Monday morning, I ran into an old business partner. I hadn’t seen him in for a while. We had worked together for over ten years. Every morning we sat down over cheap coffee and talked about the company and what it might one day provide for us and our families. We shared stories about kids and wives. We told each other of our parents and of dreams and fears. In those seven years we talked about almost everything except our faith. Or more accurately I never talked about my faith. I have often wondered why. We must have had an understanding of sorts. He didn’t believe in much of anything and I was going to respect that. Besides we were professionals and we were at work. There wasn’t room for discussions about faith or about the role Jesus could play in our personal and professional lives.
I realized it remains one of my biggest regrets.
I have often wondered what I would have done differently. My position had made me cautious and I was always worried about crossing a professional boundary or feeling that sharing my faith was some sort of impropriety. I also have to admit I wasn’t sure what would have been effective. I knew a simplistic formula would have been dismissed.
How should I have shared my faith in such an arena? I have come to realize I was overthinking the whole thing. It wasn’t about discovering a certain strategy, it was about telling a story, my story.
Stories are powerful. They paint mental pictures and appeal to our emotion and intuition. Most importantly they can foster belief. Jesus knew this. He was the consummate story teller. He told crowds of lost sons and forgiving fathers (Luke 15). He spoke of unjust judges (Luke 18) and the kindness of strangers (Luke 10:25-42). His stories communicated truth in ways that people might understand.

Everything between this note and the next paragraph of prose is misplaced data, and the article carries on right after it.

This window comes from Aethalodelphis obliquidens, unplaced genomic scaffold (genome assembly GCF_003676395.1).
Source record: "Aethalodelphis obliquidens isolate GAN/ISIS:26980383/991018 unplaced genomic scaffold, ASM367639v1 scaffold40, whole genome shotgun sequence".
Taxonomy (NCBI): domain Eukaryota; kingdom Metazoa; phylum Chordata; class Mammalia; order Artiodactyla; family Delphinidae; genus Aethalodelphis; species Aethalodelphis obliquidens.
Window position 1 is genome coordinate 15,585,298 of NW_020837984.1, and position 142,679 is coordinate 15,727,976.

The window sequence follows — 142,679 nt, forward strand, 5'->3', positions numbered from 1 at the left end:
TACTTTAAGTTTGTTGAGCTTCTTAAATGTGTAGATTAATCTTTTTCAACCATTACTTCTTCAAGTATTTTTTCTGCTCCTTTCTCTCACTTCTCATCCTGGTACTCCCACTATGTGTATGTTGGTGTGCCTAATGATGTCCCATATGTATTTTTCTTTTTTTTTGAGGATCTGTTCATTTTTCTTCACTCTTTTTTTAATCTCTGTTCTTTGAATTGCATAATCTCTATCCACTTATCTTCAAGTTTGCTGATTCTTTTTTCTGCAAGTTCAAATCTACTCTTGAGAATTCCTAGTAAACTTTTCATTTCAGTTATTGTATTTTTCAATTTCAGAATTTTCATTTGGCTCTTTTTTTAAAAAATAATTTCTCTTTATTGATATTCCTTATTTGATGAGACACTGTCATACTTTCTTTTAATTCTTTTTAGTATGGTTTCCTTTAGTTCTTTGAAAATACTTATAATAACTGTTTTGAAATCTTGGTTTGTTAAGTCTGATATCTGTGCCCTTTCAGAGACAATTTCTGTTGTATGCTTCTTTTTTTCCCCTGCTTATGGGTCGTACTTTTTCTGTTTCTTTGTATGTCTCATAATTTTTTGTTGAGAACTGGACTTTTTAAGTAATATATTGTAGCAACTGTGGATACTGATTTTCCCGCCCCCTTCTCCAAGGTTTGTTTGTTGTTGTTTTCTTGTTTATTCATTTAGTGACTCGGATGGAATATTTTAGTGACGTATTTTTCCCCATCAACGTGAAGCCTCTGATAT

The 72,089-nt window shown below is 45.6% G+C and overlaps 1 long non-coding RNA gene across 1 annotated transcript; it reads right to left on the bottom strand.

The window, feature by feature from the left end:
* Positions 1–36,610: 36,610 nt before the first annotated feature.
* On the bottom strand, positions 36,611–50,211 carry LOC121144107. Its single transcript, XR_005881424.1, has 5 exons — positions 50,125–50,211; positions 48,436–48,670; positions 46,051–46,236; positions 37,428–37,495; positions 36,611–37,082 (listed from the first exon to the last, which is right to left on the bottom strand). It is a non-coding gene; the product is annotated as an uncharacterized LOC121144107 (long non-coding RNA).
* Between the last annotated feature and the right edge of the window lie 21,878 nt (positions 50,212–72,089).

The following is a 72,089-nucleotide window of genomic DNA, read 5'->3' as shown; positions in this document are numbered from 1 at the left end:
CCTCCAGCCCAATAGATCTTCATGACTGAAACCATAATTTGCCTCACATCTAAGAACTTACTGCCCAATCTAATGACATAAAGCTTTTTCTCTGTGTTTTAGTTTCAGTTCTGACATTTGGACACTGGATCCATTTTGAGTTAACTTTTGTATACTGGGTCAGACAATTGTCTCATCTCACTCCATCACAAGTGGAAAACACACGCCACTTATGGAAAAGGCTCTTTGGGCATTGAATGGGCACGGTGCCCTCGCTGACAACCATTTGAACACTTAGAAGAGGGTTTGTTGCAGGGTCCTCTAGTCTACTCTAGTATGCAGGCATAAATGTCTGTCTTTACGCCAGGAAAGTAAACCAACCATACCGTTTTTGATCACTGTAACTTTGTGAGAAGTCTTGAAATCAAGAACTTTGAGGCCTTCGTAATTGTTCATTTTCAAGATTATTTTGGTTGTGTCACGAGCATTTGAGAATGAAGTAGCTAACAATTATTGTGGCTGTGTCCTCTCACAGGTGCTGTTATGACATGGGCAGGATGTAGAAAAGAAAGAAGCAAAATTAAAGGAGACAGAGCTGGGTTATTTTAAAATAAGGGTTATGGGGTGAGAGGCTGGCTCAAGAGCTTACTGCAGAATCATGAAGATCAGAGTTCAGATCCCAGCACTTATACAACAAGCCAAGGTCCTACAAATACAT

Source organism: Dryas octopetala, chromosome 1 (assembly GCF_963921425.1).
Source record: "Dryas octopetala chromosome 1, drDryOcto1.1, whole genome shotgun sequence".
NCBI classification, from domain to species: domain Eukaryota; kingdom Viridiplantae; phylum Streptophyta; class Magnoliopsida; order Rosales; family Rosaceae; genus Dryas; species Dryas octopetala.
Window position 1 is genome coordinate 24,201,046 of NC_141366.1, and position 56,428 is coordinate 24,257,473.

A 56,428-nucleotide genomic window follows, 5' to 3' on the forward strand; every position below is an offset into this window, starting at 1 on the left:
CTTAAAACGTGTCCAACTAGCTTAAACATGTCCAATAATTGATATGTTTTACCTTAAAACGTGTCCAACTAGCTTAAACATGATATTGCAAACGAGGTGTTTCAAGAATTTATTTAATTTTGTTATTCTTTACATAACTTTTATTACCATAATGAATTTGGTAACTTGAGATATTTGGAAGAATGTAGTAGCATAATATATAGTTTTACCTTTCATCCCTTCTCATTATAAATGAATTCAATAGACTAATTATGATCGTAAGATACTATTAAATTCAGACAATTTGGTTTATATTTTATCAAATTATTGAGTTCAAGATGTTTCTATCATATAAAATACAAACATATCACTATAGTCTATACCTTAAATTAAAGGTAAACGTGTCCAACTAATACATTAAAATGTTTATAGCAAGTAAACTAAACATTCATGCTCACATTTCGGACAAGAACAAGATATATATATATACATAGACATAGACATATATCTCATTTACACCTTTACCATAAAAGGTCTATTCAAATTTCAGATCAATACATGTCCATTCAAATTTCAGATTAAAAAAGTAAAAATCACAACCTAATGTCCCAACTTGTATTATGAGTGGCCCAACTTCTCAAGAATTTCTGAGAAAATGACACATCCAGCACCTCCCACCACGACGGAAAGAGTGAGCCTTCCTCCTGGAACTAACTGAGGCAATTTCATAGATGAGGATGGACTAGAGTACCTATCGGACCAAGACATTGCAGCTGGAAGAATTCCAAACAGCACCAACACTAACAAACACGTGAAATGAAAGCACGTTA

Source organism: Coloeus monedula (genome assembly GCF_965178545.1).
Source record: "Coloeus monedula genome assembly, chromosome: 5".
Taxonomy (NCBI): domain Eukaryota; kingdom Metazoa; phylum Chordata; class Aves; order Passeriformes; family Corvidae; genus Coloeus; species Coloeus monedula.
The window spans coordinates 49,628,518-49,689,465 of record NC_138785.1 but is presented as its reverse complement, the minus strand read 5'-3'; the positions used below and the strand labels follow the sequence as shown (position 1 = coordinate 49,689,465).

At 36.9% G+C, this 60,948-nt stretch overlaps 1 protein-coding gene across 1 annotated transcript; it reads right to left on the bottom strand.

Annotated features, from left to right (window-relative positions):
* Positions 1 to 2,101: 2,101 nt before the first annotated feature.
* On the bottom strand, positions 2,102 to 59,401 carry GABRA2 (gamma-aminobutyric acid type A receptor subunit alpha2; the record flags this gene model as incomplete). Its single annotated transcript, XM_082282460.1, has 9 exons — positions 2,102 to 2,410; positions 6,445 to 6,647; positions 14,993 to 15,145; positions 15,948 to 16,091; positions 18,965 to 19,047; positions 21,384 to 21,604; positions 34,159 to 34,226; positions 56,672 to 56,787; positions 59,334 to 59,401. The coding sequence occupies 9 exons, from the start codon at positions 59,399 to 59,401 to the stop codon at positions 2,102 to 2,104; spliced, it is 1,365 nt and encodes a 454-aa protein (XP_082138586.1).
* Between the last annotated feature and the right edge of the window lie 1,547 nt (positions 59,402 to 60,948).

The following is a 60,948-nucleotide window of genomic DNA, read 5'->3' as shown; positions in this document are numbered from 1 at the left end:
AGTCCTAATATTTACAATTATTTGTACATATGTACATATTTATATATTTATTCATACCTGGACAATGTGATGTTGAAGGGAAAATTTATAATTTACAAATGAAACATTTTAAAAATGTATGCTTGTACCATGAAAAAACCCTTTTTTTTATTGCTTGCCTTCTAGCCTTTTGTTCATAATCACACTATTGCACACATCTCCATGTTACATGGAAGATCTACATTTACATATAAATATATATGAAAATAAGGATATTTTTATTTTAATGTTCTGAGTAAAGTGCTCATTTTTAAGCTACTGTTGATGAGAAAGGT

Our stories do not need to be as humorous as Twain’s, or be able to challenge society as did Harper Lee’s, they just need to be ours. Our personal and transparent narratives are powerful. Truthful stories, clothed in the reality of our own struggles and God’s faithfulness communicate the hope we want our friends to know about.
Monday’s meeting hurt. I found out he was struggling with some personal things and he wasn’t sure what his future held. It hurt because I saw the man I once was, someone who didn’t need platitudes but was desperate to know that in the midst of brokenness and hopelessness, healing and restoration could be found through faith.
Monday I met with a friend who needed to hear my story.
Who needs to hear your story?